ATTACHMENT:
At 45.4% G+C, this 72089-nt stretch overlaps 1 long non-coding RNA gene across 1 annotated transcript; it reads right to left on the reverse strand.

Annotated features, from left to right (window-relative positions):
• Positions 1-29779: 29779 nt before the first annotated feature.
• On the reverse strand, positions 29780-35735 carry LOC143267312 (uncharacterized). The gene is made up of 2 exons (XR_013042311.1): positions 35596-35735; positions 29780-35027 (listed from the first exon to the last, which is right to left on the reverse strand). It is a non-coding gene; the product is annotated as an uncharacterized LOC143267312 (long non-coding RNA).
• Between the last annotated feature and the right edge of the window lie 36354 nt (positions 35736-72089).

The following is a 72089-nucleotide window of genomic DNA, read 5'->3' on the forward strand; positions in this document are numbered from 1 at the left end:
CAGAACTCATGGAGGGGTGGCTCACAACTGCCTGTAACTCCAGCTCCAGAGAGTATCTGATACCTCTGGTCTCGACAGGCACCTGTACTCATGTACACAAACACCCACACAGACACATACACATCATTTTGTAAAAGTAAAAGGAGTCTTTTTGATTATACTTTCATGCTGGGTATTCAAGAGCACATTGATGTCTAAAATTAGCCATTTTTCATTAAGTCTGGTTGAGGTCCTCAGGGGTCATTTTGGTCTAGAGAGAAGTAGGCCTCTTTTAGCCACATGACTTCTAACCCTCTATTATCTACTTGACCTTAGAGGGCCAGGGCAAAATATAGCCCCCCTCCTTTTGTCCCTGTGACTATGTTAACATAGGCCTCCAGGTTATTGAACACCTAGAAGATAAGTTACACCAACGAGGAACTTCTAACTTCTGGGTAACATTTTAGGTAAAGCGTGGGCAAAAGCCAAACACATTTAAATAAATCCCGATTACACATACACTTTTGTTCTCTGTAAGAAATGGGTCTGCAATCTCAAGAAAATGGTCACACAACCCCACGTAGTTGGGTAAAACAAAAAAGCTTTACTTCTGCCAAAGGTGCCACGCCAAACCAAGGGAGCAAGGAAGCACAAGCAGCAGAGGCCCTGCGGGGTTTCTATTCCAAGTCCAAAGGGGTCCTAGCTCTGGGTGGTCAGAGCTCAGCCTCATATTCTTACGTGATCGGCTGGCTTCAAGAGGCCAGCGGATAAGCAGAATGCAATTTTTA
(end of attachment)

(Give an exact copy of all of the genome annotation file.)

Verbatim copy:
At 45.4% G+C, this 72089-nt stretch overlaps 1 long non-coding RNA gene across 1 annotated transcript; it reads right to left on the reverse strand.

Annotated features, from left to right (window-relative positions):
• Positions 1-29779: 29779 nt before the first annotated feature.
• On the reverse strand, positions 29780-35735 carry LOC143267312 (uncharacterized). The gene is made up of 2 exons (XR_013042311.1): positions 35596-35735; positions 29780-35027 (listed from the first exon to the last, which is right to left on the reverse strand). It is a non-coding gene; the product is annotated as an uncharacterized LOC143267312 (long non-coding RNA).
• Between the last annotated feature and the right edge of the window lie 36354 nt (positions 35736-72089).

The following is a 72089-nucleotide window of genomic DNA, read 5'->3' on the forward strand; positions in this document are numbered from 1 at the left end:
CAGAACTCATGGAGGGGTGGCTCACAACTGCCTGTAACTCCAGCTCCAGAGAGTATCTGATACCTCTGGTCTCGACAGGCACCTGTACTCATGTACACAAACACCCACACAGACACATACACATCATTTTGTAAAAGTAAAAGGAGTCTTTTTGATTATACTTTCATGCTGGGTATTCAAGAGCACATTGATGTCTAAAATTAGCCATTTTTCATTAAGTCTGGTTGAGGTCCTCAGGGGTCATTTTGGTCTAGAGAGAAGTAGGCCTCTTTTAGCCACATGACTTCTAACCCTCTATTATCTACTTGACCTTAGAGGGCCAGGGCAAAATATAGCCCCCCTCCTTTTGTCCCTGTGACTATGTTAACATAGGCCTCCAGGTTATTGAACACCTAGAAGATAAGTTACACCAACGAGGAACTTCTAACTTCTGGGTAACATTTTAGGTAAAGCGTGGGCAAAAGCCAAACACATTTAAATAAATCCCGATTACACATACACTTTTGTTCTCTGTAAGAAATGGGTCTGCAATCTCAAGAAAATGGTCACACAACCCCACGTAGTTGGGTAAAACAAAAAAGCTTTACTTCTGCCAAAGGTGCCACGCCAAACCAAGGGAGCAAGGAAGCACAAGCAGCAGAGGCCCTGCGGGGTTTCTATTCCAAGTCCAAAGGGGTCCTAGCTCTGGGTGGTCAGAGCTCAGCCTCATATTCTTACGTGATCGGCTGGCTTCAAGAGGCCAGCGGATAAGCAGAATGCAATTTTTA